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Food Served on Bright Yellow Plates Can Help Dementia Patients Remember to Eat

Jul 07, 2016 02:37 AM EDT
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taste of yellow
A hospital in England is replacing their white plates with bright yellow ones after they found that it could help patients with dementia eat more.
(Photo : ithread / Flickr)

Medical experts found that dementia patients eat better on yellow plates than the nondescript white ones.

Medical experts conducted a trial scheme at the dementia ward of the Furness General Hospital in Barrow, England, where patients with dementia were served food on bright canary-yellow plates during mealtimes.

According to medical experts, dementia patients experience difficulties in seeing things and often fail to recognize food served on white plates.

Moreover, dementia sufferers often forget to eat and drink, and this may cause increased delirium and lead to rapid weight loss, which can be especially risky to older people.

"People with dementia often experience visual problems, including not being able to distinguish between different colors. Studies have shown that this can compound difficulties at mealtimes," Dianne Smith, matron for dementia at the University Hospitals Morecambe Bay NHS Foundation Trust, said in a report by the North-West Evening Mail.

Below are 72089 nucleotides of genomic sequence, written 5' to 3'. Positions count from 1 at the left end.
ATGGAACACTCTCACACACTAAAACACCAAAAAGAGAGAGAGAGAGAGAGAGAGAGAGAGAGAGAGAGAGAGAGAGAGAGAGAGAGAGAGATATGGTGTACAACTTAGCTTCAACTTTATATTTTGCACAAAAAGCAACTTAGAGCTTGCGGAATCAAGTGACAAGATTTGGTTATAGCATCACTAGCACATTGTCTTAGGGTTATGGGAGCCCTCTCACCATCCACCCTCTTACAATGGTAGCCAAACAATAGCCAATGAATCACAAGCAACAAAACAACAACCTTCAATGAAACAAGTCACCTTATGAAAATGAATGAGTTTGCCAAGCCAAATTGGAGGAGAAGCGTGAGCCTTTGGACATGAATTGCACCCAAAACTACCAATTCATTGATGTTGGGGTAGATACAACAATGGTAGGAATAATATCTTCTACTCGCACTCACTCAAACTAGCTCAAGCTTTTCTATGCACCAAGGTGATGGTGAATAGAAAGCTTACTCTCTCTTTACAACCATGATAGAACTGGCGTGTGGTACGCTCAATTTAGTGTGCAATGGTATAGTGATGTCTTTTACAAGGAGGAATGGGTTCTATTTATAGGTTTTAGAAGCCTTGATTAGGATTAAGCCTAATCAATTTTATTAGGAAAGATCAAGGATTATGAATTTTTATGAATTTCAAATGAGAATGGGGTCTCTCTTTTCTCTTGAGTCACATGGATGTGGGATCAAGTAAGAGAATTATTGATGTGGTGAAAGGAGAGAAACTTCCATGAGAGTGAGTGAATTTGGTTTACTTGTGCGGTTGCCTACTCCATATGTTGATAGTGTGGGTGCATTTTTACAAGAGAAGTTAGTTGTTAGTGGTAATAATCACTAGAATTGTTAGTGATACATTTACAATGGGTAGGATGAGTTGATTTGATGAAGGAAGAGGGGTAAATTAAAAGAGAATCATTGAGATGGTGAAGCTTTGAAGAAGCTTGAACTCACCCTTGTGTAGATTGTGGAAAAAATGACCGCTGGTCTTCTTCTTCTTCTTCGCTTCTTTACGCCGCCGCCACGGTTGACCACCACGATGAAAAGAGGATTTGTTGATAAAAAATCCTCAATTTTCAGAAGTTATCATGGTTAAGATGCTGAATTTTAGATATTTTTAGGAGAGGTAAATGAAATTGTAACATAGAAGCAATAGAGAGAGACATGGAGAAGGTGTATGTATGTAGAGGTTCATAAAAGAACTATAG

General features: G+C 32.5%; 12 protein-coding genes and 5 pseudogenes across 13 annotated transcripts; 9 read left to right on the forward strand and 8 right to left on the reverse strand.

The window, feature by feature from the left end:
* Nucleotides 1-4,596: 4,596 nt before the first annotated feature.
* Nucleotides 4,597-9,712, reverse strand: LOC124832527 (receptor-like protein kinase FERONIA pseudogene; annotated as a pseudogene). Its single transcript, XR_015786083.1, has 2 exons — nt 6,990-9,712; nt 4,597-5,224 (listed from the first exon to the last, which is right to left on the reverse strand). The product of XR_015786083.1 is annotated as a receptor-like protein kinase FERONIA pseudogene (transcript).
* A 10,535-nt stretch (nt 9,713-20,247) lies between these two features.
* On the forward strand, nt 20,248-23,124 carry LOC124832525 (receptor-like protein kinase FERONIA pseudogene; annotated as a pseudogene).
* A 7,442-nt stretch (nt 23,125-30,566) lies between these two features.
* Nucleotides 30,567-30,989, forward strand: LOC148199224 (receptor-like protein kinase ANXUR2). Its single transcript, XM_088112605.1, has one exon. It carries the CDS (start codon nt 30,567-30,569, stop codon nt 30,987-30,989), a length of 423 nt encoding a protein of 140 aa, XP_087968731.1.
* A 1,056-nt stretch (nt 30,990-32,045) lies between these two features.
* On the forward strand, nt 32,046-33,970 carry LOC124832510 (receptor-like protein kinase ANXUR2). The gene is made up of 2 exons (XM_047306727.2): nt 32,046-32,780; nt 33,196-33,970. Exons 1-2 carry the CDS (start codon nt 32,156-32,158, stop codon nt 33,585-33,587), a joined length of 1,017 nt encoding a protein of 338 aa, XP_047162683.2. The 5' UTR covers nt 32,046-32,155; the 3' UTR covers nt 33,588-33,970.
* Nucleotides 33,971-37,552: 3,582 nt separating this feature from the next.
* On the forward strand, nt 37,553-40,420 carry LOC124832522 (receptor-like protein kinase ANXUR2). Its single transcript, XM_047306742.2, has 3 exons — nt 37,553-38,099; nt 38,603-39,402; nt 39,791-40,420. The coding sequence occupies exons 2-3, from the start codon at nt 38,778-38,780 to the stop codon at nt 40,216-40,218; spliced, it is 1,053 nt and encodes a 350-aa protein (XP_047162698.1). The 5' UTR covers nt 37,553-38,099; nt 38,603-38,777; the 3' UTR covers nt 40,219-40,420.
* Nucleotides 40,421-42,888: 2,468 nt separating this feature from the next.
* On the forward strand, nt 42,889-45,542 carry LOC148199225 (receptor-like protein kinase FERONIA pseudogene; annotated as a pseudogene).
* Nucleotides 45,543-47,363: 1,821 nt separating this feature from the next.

"If the crockery is a similar color to the food being served then a person with dementia may not be able to see the contrast and recognize the food that is there to be eaten," Smith added.

During the pilot scheme in Furness General Hospital, experts found that the dementia patients were encouraged to eat 10 extra grams of their meals after the food was served on yellow plates compared to the plain alternatives.

"Some patients find mealtimes harder than others so the new crockery will help those patients who may need additional support," Sue Smith, executive chief nurse at the University Hospitals Morecambe Bay NHS Foundation Trust, said in the same report.

"The use of colour in crockery also helps stimulate interest in patients with dementia, enhances food presentation but it also encourages appetite."

The new plates and bowls, which are called "the freedom range," are also designed to have high sides to make it easier for patients to eat when they are feeling ill. The new plates are also being used in the public canteens.

The Royal Voluntary Service has issued a grant that will allow every patient at the Furness General Hospital, including two other hospitals Westmorland General in Kendal and the Royal Lancaster Infirmary, to benefit from the new eating psychology scheme.

According to Mail Online, researchers from the Design Council and the Department of Health have also found that the aroma of Coronation chicken, a poultry dish commonly flavored with curry powder or paste, as well as fish, chips and Bakewell tart, a popular English confection, could also stimulate the appetites of dementia patients.

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